NO. 28138


STATE OF HAWAI‘I, Respondent/Plaintiff-Appellee


WILLIS S. WROBLEWSKI, Petitioner/Defendant-Appellant

(CR. NO. 04-1-1633)

(By: Moon, C.J., Levinson, Nakayama, and Duffy JJ.;
and Acoba, J., Dissenting)

Petitioner Willis S. Wroblewski seeks review of the Intermediate Court of Appeals' (ICA) September 13, 2007 judgment, which affirmed the circuit court of the first circuit's August 14, 2006 order denying Wroblewski's motion to correct an illegal sentence. (1) We accepted Williams's application for a writ of certiorari and now vacate the judgment of the ICA and remand to the circuit court for resentencing in accordance with this order.

Wroblewski was charged by indictment with one count of Accidents involving Serious Bodily Injury, in violation of HRS § 291C-12 (Count I), and one count of Unauthorized Control of a Propelled Vehicle, in violation of HRS § 708-836 (Count II). (2) Wroblewski pled no contest to both counts on July 25, 2005. The prosecution moved to sentence Wroblewski to extended terms of imprisonment as a "multiple offender," under HRS § 706-662(4)(a) (Supp. 2004). The circuit court granted the motion based on its finding that such terms were necessary for the protection of the public, and sentenced Wroblewksi to the extended terms of twenty years of imprisonment for Count I and ten years of imprisonment for Count II, to run concurrently.

Although Wroblewksi did not appeal the judgment, he filed a Motion to Correct Illegal Sentence on June 23, 2006, contending that the sentence imposed by the court was "illegal pursuant to the United States Supreme Court decision[s] in Apprendi v. New Jersey, 530 U.S. 466 (2000), and Kauau v. Frank, 436 F.3d 1057 ([9th Cir.] 2006)." After the circuit court denied this motion, Wroblewski appealed. The ICA, in a summary disposition order, affirmed the circuit court ruling based on this court's precedent in State v. Rivera, 106 Hawai‘i 146, 102 P.3d 1044 (2004), cert. denied, 546 U.S. 829, 126 S. Ct. 45 (2005).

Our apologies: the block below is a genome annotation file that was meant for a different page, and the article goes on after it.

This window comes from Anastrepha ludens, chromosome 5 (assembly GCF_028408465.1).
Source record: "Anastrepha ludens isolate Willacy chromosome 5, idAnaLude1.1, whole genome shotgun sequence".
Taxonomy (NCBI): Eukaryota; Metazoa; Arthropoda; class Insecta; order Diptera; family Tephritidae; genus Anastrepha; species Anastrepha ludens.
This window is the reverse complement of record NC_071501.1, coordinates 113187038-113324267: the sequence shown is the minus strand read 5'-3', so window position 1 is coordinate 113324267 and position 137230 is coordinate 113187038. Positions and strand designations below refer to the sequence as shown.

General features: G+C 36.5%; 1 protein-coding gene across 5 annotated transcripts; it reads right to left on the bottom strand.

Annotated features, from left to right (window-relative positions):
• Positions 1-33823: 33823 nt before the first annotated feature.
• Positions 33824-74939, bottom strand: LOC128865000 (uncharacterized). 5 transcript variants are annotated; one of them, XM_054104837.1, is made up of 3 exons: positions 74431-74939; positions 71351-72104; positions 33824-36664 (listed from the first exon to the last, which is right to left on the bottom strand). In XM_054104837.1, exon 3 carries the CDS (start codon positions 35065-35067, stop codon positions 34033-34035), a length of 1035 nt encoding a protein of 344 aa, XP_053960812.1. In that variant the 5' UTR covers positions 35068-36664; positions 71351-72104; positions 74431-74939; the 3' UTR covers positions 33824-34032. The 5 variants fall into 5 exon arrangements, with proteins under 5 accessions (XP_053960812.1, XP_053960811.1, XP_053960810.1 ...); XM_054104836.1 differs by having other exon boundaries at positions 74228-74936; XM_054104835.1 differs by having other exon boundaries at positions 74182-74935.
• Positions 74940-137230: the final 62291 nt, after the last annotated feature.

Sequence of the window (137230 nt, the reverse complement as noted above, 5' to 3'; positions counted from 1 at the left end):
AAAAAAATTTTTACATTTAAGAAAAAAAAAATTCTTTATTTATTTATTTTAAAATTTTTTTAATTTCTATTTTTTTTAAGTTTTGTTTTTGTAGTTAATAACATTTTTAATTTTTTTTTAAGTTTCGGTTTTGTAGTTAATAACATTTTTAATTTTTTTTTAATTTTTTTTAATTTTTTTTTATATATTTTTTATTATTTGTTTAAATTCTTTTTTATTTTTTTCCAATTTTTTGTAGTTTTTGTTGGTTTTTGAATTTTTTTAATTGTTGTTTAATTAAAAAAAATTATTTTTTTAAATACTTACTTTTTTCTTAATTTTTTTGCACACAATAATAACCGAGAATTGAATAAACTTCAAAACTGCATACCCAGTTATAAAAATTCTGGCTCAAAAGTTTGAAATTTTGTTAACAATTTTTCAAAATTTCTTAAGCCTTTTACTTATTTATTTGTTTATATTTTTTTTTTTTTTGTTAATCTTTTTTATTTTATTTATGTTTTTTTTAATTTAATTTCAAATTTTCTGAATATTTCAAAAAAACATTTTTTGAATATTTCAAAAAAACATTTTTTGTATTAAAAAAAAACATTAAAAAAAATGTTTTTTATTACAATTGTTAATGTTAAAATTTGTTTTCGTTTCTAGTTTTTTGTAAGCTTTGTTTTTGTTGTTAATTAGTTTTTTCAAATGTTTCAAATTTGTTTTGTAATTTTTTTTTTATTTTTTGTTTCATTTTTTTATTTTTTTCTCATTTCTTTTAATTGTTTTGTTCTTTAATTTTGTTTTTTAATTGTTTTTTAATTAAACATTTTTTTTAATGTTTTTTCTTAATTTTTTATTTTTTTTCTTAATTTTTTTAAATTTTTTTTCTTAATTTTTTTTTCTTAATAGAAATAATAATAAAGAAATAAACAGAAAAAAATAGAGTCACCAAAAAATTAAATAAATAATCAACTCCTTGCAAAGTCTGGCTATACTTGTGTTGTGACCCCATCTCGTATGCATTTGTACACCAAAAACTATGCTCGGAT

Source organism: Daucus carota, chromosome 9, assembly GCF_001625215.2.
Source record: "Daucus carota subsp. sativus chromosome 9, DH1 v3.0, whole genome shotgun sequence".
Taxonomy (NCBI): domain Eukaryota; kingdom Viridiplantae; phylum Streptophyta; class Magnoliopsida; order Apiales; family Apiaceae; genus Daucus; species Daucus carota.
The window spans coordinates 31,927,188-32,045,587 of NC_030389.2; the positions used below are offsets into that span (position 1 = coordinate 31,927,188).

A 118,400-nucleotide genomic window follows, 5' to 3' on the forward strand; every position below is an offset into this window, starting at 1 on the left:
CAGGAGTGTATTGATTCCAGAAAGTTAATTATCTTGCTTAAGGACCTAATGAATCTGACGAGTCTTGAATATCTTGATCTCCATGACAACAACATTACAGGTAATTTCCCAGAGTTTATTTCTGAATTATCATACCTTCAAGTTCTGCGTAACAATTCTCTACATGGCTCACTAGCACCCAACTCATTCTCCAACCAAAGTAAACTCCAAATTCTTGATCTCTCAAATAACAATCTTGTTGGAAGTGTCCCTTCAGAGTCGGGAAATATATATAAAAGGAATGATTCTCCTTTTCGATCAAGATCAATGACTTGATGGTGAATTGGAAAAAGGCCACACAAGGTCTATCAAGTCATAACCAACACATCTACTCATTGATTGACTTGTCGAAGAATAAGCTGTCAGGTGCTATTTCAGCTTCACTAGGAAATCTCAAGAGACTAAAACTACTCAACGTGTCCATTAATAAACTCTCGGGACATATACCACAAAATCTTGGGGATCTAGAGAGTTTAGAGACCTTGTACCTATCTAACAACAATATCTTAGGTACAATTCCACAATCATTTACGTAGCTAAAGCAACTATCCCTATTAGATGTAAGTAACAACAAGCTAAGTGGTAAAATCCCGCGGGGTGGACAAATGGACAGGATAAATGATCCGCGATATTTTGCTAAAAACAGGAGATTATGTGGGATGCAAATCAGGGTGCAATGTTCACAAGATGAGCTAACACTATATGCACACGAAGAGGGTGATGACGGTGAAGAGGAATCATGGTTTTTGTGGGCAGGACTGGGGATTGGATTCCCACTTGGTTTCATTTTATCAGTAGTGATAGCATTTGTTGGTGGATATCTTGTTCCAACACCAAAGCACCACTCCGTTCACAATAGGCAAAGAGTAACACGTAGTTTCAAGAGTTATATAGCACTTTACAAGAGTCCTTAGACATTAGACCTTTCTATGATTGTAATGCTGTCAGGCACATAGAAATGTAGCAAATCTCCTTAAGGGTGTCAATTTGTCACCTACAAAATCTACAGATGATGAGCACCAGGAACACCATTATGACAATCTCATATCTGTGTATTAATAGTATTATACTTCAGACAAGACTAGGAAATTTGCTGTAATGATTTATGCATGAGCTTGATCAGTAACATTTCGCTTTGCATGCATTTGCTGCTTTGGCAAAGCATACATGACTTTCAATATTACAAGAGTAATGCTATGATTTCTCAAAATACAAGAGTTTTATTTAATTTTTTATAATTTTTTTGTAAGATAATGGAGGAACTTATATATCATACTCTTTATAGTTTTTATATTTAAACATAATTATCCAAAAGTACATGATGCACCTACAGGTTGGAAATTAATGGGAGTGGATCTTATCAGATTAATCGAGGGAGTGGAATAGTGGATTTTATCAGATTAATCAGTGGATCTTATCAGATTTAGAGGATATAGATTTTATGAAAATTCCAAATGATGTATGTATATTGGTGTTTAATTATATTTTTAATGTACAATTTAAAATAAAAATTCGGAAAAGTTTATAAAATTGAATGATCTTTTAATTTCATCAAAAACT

Wroblewski maintains that his constitutional rights were violated by the imposition of extended terms of imprisonment based on the circuit court's non-jury finding that such extended incarceration is necessary for the protection of the public. As this court made clear in State v. Maugaotega, 115 Hawai‘i 432, 168 P.3d 562 (2007), Wroblewski's extended-term sentence was indeed inconsistent with his right to a jury trial under the sixth amendment to the United States Constitution.


The ICA's September 13, 2007 judgment is vacated, and the case is remanded to the circuit court (1) to grant Wroblewski's Motion to Correct an Illegal Sentence and (2) for resentencing in accordance with this order and applicable law. See Act 1 (Oct. 31, 2007) (to be codified at HRS §§ 706-661 to -664); (3) State v. Jess, No. 28483, Slip Op. (Haw. March 31, 2008) (determining that resentencing under Act 1 is not unconstitutional and also permitting a circuit court to resentence a criminal defendant under a judicially reformed version of the prior statute governing extended term sentencing). (4)

DATED: Honolulu, Hawai‘i, April 11, 2008.

Phyllis J. Hironaka,
Deputy Public Defender,
for petitioner/defendant-
appellant on the application

1.     The Honorable Michael A. Town presided.

2.     Count I, a class B felony, carried a maximum ordinary term of imprisonment of ten years and Count II, a class C felony, carried a maximum ordinary term of five years. HRS § 706-660 (1993).

3.     Act 1 was passed in a special session after this court's decision in Maugaotega. See H.B. 2, 24th Leg., Second Spec. Sess. (2007), available at http://capitol.hawaii.gov/splsession2007b/bills/HB2_.htm (enacted as Act 1 on October 21, 2007). Section 5 of the Act provides that "[a] defendant whose extended term of imprisonment is set aside or invalidated shall be resentenced pursuant to this Act upon request of the prosecutor." See id.

4.     Although Wroblewski, at this juncture, has not alleged any defect in his indictment, we note that the new rule announced in Jess, requiring the allegation of aggravating extrinsic facts in a charging instrument, does not apply to Wroblewski because of its prospective character.